Marjorie Taylor Greene files motion to remove House speaker Mike Johnson

The far-right Georgia Republican Marjorie Taylor-Greene filed a motion to remove Mike Johnson as House speaker on Friday but did not pull the trigger on a move that would probably pitch Congress into a repeat of chaos seen last October, when the right ejected Kevin McCarthy.

Related: US House passes $1.2tn spending bill hours before shutdown deadline

Speaking after Johnson relied on Democratic votes to pass a $1.2tn spending bill and avoid a government shutdown, Greene said her motion was meant as “more of a warning than a pink slip” because she did not want to “throw the House into chaos”.

Claiming to be a Republican “member in good standing”, Greene said her motion was “filed, but it’s not voted on. It only gets voted on [when] I call it to the floor for a vote.”

Speaking to a scrum of reporters on the Capitol steps, she said: “I’m not saying that it won’t happen in two weeks or it won’t happen in a month or who knows when. But I am saying the clock has started. It’s time for our conference to choose a new speaker.”

Congress goes into recess on Friday and returns in two weeks’ time.

Greene said she had not discussed her motion with the party’s presumptive presidential nominee, Donald Trump. But even without Trump’s involvement, it was the latest dramatic expression of House Republicans’ inability to govern themselves.

McCarthy became speaker in January 2023, but only after 15 rounds of voting as the pro-Trump far right hauled him over the coals.

In October, another far-right Republican, Matt Gaetz of Florida, used a concession won in that January battle by introducing a motion to vacate, ultimately gaining the support of seven colleagues (not including Greene) and achieving the first ever ejection of a speaker by his or her own party.

The deeply religious Johnson succeeded McCarthy as a candidate acceptable to the far right, but only after more than three weeks as three members of Republican leadership – Steve Scalise, Jim Jordan and Tom Emmer – failed to gain sufficient support.

Greene said on Friday there was “no time limit” on her new motion to vacate.

“It doesn’t have to be forced, and throw the House into chaos. I don’t want to put any of our members in a difficult place like we were for three and a half weeks [in October]. We’re going to continue our committee work. We’re going to continue our investigations.”

Greene has played a prominent role in one such investigation, an oversight committee attempt to impeach Joe Biden over alleged corruption involving his son – an effort that has descended into political farce.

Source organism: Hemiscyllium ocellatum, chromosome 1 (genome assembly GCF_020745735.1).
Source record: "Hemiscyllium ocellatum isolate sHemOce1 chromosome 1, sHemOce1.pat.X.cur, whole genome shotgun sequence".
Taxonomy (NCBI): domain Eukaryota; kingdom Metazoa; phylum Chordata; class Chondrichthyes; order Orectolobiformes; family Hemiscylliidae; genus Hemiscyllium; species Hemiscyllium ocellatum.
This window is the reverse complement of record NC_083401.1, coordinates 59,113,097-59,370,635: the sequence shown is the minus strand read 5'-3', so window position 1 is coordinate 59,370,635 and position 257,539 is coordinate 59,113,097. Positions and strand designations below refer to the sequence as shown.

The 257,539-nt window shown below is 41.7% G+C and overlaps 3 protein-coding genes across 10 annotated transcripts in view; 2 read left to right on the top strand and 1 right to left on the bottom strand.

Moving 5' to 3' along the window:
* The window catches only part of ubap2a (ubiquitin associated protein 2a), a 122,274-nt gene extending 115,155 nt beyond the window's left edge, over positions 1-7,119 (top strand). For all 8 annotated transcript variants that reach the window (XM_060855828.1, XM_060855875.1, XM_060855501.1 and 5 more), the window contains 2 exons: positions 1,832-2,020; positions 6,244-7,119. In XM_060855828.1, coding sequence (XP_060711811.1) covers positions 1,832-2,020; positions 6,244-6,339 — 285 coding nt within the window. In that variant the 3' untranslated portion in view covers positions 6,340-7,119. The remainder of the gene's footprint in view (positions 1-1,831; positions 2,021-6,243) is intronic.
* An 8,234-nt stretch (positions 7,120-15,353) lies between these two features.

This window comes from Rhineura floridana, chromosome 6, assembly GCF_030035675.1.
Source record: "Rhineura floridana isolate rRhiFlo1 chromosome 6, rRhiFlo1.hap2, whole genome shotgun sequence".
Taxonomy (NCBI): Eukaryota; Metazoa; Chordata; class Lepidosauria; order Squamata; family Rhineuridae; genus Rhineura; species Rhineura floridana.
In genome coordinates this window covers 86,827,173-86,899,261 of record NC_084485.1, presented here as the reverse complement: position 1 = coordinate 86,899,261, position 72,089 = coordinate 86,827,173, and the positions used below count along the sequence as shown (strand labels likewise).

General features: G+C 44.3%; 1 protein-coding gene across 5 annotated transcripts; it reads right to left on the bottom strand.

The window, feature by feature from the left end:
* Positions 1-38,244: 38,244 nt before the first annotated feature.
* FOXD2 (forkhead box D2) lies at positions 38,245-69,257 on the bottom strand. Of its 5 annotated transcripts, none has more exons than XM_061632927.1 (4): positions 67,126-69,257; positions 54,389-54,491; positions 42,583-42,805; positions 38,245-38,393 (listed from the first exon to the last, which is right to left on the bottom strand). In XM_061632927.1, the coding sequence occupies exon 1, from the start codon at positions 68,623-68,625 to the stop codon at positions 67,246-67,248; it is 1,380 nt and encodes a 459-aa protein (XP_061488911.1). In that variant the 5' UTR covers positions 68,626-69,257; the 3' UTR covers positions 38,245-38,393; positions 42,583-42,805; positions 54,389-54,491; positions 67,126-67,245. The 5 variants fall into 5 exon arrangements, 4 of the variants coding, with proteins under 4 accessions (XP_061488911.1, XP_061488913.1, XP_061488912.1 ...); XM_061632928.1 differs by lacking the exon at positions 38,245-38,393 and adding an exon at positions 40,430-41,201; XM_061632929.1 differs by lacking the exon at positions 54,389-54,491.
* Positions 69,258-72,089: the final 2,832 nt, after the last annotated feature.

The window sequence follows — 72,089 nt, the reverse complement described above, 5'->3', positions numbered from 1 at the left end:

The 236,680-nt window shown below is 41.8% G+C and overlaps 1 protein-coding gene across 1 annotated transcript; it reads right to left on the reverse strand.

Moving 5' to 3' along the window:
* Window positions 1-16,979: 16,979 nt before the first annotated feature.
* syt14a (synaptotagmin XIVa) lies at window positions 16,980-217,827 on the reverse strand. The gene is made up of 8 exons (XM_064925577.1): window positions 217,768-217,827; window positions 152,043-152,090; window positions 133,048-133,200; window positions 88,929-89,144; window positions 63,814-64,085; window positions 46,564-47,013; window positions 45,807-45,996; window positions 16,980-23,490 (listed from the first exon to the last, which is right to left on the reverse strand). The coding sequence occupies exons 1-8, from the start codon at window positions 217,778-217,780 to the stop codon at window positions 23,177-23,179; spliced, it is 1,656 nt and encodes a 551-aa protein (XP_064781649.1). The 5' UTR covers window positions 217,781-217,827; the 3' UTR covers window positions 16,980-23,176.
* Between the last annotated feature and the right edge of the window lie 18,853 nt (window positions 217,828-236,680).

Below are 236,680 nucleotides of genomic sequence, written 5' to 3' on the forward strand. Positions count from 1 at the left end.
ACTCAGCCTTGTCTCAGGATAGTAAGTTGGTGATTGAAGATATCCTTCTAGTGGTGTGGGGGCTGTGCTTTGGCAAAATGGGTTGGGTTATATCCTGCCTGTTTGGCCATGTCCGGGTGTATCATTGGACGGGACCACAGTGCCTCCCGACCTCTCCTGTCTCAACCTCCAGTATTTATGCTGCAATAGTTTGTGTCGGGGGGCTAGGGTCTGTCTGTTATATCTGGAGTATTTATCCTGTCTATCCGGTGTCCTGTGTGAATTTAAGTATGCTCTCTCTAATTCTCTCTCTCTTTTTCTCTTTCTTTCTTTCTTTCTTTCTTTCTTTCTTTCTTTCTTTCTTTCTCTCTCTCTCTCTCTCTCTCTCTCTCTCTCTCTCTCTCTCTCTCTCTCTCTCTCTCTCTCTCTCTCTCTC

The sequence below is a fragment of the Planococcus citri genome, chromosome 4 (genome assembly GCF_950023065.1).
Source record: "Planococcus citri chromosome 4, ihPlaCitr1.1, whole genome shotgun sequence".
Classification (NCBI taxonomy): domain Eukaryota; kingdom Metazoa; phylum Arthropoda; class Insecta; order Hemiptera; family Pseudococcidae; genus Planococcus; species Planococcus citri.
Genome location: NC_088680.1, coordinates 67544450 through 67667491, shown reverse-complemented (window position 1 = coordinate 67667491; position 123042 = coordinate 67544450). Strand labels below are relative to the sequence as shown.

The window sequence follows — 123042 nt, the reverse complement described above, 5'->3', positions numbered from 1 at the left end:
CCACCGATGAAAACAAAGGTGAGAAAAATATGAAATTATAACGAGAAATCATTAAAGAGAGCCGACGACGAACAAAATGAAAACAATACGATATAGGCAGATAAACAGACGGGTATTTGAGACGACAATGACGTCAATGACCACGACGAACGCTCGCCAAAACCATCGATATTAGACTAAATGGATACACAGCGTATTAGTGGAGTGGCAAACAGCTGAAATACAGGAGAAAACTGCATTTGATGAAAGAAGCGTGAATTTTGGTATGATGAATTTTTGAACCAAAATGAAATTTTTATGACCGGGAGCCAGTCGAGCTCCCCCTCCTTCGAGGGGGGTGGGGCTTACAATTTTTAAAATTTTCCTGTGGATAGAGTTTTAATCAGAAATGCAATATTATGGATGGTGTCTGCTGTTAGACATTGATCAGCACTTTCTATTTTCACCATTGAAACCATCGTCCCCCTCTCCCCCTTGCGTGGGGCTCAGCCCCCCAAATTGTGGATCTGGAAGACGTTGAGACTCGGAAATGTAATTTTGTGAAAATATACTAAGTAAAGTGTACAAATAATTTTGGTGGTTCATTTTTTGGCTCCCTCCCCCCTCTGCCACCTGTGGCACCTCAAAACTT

Johnson, meanwhile, must operate with a tiny majority – set to decrease yet further after Mike Gallagher of Wisconsin said he would quit in April – and a right wing as restive as ever. Friday’s shutdown-averting spending bill was the second the speaker has passed with Democratic support.

Gaetz moved against McCarthy over the same issue but said on Friday he did not support Greene’s motion to remove Johnson.

“If we vacated this speaker, we’d end up with a Democrat,” Gaetz said. “When I vacated the last one, I made a promise to the country that we would not end up with the Democrat speaker. And I was right. I couldn’t make that promise again.”

Other rightwingers criticised Greene. Clay Higgins, from Louisiana, said: “I consider Marjorie Taylor Greene to be my friend. She’s still my friend. But she just made a big mistake … To think that one of our Republican colleagues would call for [Johnson’s] ouster right now … it’s abhorrent to me and I oppose it. I stand with Mike Johnson.”

McCarthy lost the speaker’s gavel because Democrats chose not to come to his aid. Johnson appears more likely to keep Democrats onside.

Tom Suozzi, a centrist Democrat from New York, told CNN: “It’s absurd [Johnson is] getting kicked for doing the right thing, keeping the government open. It has two-thirds support of the Congress and the idea that he would be kicked out by these jokers is absurd.”

But Democratic support may come with a price. In alignment with Trump, Johnson has blocked aid to Ukraine in its war with Russia. On Friday, an unnamed Democrat told Politico: “If we get some Ukraine aid package, that might be part of a deal.”

Raj Shah, a former Trump White House aide and Fox News executive now Johnson’s spokesperson, said: “Speaker Johnson always listens to the concerns of members, but is focused on governing.”

Greene said Republican voters did not “want to see a Republican speaker that’s held in place by Democrats”. Asked if she thought a speakership fight was a good idea in an election year, she said: “Absolutely … because, dammit, I want to win that House, I want to win the White House, I want to win the Senate and I want to restore this country back to greatness again.”

Hakeem Jeffries, the Democratic minority leader, told reporters of Greene’s motion: “It’s a joke, she is an embarrassment. We will have a conversation about it soon.”

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